It’s Christmas! And these Five Authors are celebrating by sharing some of our favourite recipes with you – a small thank you for dropping by on our blog over the year. Hope you enjoy them all!
First up, here’s Sue Moorcroft’s chocaholic recipe for Toblerone Cheesecake
Ingredients 150g crushed chocolate Hobnob biscuits (or biscuit of your choice) : 50g butter : 280g light cream cheese (yeah, because ‘light’ is going to make a huge difference to your calorie intake with this recipe!) : 180g Toblerone Milk Chocolate (melted and slightly cooled : 200ml whipping cream : Another 20g Toblerone Milk chocolate
Method Melt the butter and combine with the crushed Hobnobs. Press into the bottom of a lightly greased 22cm springform tin. Put into the fridge to chill. (Try not to eat any of the Toblerone while you wait.) Beat the cream cheese until smooth, lightly whip the cream and fold the two together. Fold the melted Toblerone in, too. Pour onto the chilled crumb base. Smooth. Turn the 20g Toblerone into shavings and sprinkle on top. Return the whole to the fridge and try not to eat it until the following day.
Serves 12. Allegedly.
Sue says: Merry Christmas, lovely readers of Take Five Authors! I’d like to take this opportunity to thank everyone who has supported The Christmas Promise to amazing rankings and chart positions. Thank you for buying, reading, reviewing, talking about, or sending me ‘shelfies’ i.e. pictures of the book in supermarkets, airports, train stations, high streets, independent bookshops, hospitals and service stations. You’ve helped make my Christmas joyful and I hope that yours is just as good.
Next, welcome to Janet Gover, who has had a brilliant year, winning every award in sight! A proud Aussie, Janet wants us to think barbecues. It’s a bit of a stretch with the wind howling and rain battering against the windows, but here goes!
Janet says: Christmas has crept up on me so quickly this year – I’m now running around like a mad thing trying to get ready. I just want to say thank you to all my friends, readers and supporters who have shared 2016 with me. What a year it has been – in so many ways.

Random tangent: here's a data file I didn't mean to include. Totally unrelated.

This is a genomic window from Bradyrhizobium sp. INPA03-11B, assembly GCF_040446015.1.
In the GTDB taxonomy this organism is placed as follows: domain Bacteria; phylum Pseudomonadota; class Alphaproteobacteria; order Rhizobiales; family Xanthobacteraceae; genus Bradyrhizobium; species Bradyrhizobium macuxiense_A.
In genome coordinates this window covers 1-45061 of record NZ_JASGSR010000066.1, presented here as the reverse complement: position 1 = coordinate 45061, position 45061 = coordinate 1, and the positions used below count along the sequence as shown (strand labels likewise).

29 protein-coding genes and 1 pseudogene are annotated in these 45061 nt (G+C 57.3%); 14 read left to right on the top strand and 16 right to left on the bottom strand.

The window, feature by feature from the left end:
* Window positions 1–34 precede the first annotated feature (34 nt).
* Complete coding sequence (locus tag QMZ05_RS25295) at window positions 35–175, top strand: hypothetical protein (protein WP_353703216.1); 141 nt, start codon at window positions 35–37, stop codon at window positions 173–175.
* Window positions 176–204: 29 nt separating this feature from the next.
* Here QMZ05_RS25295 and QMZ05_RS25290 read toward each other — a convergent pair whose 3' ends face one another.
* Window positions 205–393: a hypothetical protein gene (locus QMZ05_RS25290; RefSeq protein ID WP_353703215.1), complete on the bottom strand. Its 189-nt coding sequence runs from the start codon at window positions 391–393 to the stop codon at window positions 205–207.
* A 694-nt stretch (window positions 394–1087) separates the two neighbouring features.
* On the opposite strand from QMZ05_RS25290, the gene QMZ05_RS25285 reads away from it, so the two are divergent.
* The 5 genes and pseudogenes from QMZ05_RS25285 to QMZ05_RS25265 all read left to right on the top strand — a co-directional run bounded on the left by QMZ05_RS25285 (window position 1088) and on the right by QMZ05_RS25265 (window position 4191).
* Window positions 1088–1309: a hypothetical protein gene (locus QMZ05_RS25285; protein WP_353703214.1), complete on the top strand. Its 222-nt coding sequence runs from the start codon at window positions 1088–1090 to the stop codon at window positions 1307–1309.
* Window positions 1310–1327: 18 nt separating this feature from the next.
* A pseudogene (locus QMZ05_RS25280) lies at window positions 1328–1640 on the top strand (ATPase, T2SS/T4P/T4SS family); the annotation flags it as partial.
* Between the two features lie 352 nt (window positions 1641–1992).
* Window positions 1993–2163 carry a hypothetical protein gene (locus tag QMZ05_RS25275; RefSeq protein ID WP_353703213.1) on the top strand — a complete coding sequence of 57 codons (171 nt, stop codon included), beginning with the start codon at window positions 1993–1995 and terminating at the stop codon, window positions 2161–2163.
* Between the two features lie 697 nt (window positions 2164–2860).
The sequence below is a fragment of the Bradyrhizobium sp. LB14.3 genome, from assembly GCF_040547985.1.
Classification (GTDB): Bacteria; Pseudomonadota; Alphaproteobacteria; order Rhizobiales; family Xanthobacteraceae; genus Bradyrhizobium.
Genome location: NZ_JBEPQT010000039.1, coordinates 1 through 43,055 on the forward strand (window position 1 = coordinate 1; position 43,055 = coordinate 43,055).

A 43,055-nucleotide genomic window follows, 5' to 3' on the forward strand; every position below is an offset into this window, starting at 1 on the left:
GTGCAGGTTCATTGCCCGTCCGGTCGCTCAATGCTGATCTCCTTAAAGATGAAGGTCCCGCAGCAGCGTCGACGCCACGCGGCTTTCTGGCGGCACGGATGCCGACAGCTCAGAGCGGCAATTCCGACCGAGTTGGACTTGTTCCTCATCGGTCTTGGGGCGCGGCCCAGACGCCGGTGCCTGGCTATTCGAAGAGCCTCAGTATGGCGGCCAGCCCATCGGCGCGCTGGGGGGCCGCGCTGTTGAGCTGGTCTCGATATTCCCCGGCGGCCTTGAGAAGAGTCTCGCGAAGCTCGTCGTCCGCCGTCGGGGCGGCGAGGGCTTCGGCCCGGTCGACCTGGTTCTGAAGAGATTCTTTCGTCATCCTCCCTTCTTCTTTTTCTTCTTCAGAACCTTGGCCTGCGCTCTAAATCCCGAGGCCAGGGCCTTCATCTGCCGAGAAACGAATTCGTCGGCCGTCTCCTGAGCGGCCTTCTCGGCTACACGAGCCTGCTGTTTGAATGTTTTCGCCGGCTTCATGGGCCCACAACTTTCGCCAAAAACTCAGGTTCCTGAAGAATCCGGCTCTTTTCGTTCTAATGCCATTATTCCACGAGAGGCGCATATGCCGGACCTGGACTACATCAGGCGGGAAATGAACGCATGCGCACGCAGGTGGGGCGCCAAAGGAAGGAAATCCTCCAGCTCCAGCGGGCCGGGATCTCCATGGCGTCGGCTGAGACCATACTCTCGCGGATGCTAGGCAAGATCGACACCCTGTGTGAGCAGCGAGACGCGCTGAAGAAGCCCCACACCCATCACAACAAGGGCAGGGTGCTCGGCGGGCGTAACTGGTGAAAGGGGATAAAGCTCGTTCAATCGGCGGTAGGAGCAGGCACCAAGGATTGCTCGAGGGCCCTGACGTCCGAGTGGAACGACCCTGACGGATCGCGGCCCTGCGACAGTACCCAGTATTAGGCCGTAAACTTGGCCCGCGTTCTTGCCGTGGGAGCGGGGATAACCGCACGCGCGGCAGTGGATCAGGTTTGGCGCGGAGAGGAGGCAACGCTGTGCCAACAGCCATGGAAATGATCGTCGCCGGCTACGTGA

In Australia – of course, Christmas falls in the middle of summer. When I was growing up, it would often be 40 degrees on Christmas day. A lot of families didn’t do the full roast turkey dinner – it was simply far too hot to even think about turning the oven on. The centrepiece of our cold Christmas lunch was always a huge bucket of king prawns – big and red and juicy. We would just peel them and eat them. Occasionally we might throw a couple on the barbie – but mostly we just ate them with a bit of prawn sauce and a squeeze of lemon as we sat in the shade of a gum tree down by the creek.
A different kind of day to what I now celebrate here in the UK, but in my heart they are the same, and that’s what matters. Much love to everyone, and Merry Christmas.
Mary Smith says: My recipe is a wonderful alternative pud for those people who don’t like Christmas pudding. It is really easy to make and what’s not to like about a recipe which calls for a pound of chocolate and a pint of cream? I think I came across at the dentists’ years ago – it’s been a firm favourite ever since.
Ingredients for the base: 100g (4oz) digestive biscuits, crushed into crumbs : 75g (3oz) Amaretti biscuits, crushed into crumbs : 75g (3oz) butter, melted
Ingredients for the filling: 450g (1lb) good quality plain chocolate (minimum 50 per cent cocoa solids) : 575ml (1 pint) double cream : 4ml (3 tbsp) Amaretto liqueur (an extra splash won’t hurt)
Decoration: Icing sugar : Chocolate scrolls
Method for the base: Mix together both lots of crumbs with the melted butter. Press into a 23cm (9in) loose-based spring-clip tin. You might want to line the base with parchment for ease of removal from the tin.
Method for the filling: Break the chocolate into small pieces and melt in a bowl over a pan of gently simmering water. Or you can melt it in the microwave. Whip the cream until it holds its shape and stir in the liqueur. Drizzle the melted chocolate in the cream and whisk until mixed through. Spoon on top of the biscuit base and level the top. Chill for at least four hours – better still overnight – until firm. Remove from the tin onto a serving plate, dust lightly with icing sugar and decorate with chocolate scrolls.